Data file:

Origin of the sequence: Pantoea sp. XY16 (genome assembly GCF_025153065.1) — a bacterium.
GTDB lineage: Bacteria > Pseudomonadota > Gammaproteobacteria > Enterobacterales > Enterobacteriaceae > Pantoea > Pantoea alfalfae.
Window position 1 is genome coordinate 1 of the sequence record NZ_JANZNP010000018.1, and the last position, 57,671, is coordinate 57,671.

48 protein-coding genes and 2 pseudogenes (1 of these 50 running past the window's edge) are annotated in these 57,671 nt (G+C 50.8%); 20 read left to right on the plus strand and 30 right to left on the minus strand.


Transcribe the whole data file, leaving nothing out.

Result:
Origin of the sequence: Pantoea sp. XY16 (genome assembly GCF_025153065.1) — a bacterium.
GTDB lineage: Bacteria > Pseudomonadota > Gammaproteobacteria > Enterobacterales > Enterobacteriaceae > Pantoea > Pantoea alfalfae.
Window position 1 is genome coordinate 1 of the sequence record NZ_JANZNP010000018.1, and the last position, 57,671, is coordinate 57,671.

48 protein-coding genes and 2 pseudogenes (1 of these 50 running past the window's edge) are annotated in these 57,671 nt (G+C 50.8%); 20 read left to right on the plus strand and 30 right to left on the minus strand.